Everything you Need to Know about Planning Permission for Plumbing

Published: 29 Jun 2022 ・ Read time: 7 mins
Even the most experienced, battle-hardened professional tradespeople are filled with dread upon hearing two simple words:
Planning permission.
We’ve all heard the horror stories. Our minds begin racing with thoughts of pages upon pages of paperwork, endless guidelines and restrictions, and mind-numbing delays that could add days, weeks, months, or even years to a project that was supposed to be oh-so-simple.
This insidious reputation means plumbing apprentices are saddened to discover that planning permission is not only a requirement for construction work, but also for many plumbing jobs, too.
It’s not all doom and gloom though. Gaining planning permission for plumbing work is completely free, and most of the time, a quick and painless process – as long as you know what you’re doing.
Take it from us – obtaining planning permission for plumbing projects really isn’t as bad as those two scary words may suggest. To prove it, we’ve put together a short guide containing everything you need to know in order to understand and demystify the process. Keep reading to learn what your planning permission rights are, whether your project needs planning permission, and discover the quickest ways to obtain it.

What is Planning Permission for Plumbing?

Planning permission for plumbing projects mostly consists of the Water Supply Regulations, which are put in place to ensure drinking water supplies remain healthy and safe. This means certain plumbing projects will require approval from local water suppliers before they are undertaken.
Once your claim has been submitted, local water suppliers will then approve or deny the project based on whether or not it could affect the safety of the water supply.
It’s important to note that the owner, occupier, plumber, or installer must follow the water supply regulations, and notify the relevant water supplier before any work begins. If the occupier or owner doesn’t gain permission, the duty rests fully with the plumber or installer.
Failing to obtain planning permission for plumbing projects can result in legal action or prosecution.

Which Plumbing Projects Require Planning Permission?

Planning permission for plumbing projects is applicable to both commercial and domestic jobs - for both new and existing properties. It can be required even when planning small, everyday projects – such as certain types of bidets, baths, or garden watering systems.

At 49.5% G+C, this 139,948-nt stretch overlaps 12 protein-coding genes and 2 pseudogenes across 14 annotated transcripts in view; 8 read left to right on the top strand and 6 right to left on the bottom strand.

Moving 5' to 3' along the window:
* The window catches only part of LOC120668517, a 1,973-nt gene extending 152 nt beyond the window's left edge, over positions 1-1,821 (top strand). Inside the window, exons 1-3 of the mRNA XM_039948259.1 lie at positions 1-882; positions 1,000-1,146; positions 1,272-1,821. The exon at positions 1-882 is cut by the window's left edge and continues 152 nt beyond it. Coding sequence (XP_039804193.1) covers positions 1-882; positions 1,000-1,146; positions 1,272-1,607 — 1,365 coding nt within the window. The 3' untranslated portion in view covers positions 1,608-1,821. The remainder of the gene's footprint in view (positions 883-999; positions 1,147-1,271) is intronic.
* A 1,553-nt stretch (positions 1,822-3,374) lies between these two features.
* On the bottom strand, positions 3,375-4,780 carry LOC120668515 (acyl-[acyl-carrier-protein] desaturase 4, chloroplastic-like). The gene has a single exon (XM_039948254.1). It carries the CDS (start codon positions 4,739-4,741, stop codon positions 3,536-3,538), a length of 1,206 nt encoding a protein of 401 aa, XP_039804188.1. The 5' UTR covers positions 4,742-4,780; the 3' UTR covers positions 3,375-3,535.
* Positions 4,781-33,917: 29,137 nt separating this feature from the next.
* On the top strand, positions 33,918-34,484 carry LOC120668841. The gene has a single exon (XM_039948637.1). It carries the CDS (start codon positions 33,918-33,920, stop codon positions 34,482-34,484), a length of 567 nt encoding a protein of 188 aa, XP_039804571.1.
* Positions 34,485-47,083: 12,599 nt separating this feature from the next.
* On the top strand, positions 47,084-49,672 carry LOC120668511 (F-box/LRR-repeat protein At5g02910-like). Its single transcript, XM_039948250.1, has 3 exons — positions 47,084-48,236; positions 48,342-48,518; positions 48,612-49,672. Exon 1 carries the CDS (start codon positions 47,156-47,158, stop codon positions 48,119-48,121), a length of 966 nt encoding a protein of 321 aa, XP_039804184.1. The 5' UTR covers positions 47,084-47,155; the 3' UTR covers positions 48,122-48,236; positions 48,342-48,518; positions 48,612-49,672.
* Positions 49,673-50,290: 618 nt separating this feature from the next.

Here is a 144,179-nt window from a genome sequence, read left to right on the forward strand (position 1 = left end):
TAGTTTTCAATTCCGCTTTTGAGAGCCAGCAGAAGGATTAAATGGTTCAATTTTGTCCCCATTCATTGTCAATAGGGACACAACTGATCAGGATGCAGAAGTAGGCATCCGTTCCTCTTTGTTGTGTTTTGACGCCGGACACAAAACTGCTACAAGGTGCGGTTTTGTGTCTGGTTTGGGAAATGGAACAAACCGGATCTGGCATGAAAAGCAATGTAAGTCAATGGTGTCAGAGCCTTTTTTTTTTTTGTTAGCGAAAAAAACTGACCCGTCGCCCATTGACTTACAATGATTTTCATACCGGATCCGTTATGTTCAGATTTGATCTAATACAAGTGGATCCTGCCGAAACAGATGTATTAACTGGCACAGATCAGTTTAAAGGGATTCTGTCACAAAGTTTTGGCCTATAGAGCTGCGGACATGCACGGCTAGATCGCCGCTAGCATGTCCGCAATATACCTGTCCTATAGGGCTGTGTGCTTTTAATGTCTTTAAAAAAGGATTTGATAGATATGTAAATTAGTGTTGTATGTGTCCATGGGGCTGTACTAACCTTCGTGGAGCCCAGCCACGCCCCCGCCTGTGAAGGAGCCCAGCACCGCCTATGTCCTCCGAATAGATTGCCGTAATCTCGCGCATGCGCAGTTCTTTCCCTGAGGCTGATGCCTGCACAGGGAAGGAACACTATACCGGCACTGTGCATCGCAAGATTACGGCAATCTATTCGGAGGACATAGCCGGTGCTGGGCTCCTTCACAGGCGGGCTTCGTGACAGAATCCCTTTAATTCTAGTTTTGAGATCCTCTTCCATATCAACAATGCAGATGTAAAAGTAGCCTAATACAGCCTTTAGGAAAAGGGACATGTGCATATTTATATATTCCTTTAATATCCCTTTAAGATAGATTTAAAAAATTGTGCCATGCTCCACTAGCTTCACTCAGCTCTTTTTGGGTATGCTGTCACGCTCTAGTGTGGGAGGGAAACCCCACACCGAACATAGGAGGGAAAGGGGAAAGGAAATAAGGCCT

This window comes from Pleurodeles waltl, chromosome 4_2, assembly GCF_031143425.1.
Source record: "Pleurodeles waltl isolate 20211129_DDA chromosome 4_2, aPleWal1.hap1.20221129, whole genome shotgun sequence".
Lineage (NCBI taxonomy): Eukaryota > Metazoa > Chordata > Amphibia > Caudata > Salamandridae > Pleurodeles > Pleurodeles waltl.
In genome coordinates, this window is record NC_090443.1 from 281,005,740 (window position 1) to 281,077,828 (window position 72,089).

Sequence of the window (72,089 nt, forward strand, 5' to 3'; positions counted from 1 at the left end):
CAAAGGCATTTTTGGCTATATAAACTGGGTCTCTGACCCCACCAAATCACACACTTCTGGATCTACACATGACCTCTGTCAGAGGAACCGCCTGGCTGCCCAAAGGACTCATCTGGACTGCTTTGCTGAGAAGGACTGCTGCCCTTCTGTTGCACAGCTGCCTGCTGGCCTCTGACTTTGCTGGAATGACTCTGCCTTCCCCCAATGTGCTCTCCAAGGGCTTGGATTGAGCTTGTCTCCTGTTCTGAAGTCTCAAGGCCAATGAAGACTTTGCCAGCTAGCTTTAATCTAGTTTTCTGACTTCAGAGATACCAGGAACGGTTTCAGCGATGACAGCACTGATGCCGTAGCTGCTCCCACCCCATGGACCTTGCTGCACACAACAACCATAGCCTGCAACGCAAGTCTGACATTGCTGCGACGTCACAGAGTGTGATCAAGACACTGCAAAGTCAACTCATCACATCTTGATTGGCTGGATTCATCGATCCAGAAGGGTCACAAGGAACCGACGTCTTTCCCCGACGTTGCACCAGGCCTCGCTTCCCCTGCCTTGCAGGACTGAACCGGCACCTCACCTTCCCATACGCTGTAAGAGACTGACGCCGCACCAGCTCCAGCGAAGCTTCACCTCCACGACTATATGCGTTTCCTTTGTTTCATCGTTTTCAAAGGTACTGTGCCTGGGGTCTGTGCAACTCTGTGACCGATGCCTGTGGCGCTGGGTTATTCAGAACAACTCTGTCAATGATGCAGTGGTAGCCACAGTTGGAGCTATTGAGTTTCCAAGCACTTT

Popular projects that require planning permission include:
·         Any new houses, properties, or other structures – for example, installing a bathroom in a summer house
·         Fitting a bidet that uses a flexible hose or an upward spray
·         Installing water systems that are more than 1350mm or less than 750mm below ground
·         Installing pumps or boosters than draw over 12 litres of water per minute
·         Setting up garden watering systems that aren’t operated by hand
·         Fitting reverse osmosis units
·         Installing ponds or swimming pools that exceed 10,000 litres
·         Installing water treatment systems that produce wastewater
·         Setting up rainwater harvesting systems
·         Using reduced pressure zone valves
·         Extending or changing the water system on commercial buildings
City Plumbing - Planning Permission Application
This is certainly not an exhaustive list, and Scotland and Northern Ireland enforce additional requirements in order to meet safety standards. As a rule of thumb, if you’re not sure, get in touch with your local water supplier.

How to Get Approval for Plumbing Projects

Fortunately, obtaining planning permission for plumbing projects is not as tedious as it sounds. Check with your local supplier, but most water suppliers only require:
·         Your (the installer/contractor) name and address
·         The name, address, and contact information of the person who owns the property
·         The location of the project
·         A description of the work being carried out
Depending on the work being done, some suppliers may ask for a list of water fittings. They will also ask for evidence of compliance with water supply regulations.
If you’re a plumber who’s been approved by the UK WaterSafe body, there are some jobs you can undertake without having to notify local water suppliers. Being certified means you’re trained to meet the strict regulations for installing fittings and pipes. In this case, you can issue certificates stating that your work meets safety regulations.

When Can I Start My Project?

Once you’ve submitted your proposal, most water suppliers will grant permission to begin work within 10 working days. Once permission has been granted, and no further checks are required, you can begin work immediately.
Even if you’re a fully certified plumber, we can’t stress enough how important it is to ensure every project meets the regulations. Time and time again, we’ve seen plumbers who take shortcuts end up having to make costly changes, or worse, face prosecution.
City Plumbing - Professional Plumbers at Work
For further guidance and advice, including the best ways to plan and deliver on any kind of plumbing project, feel free to get in touch with one of our experts.
Don’t forget to visit our other blogs for more industry news, guides, and insights.

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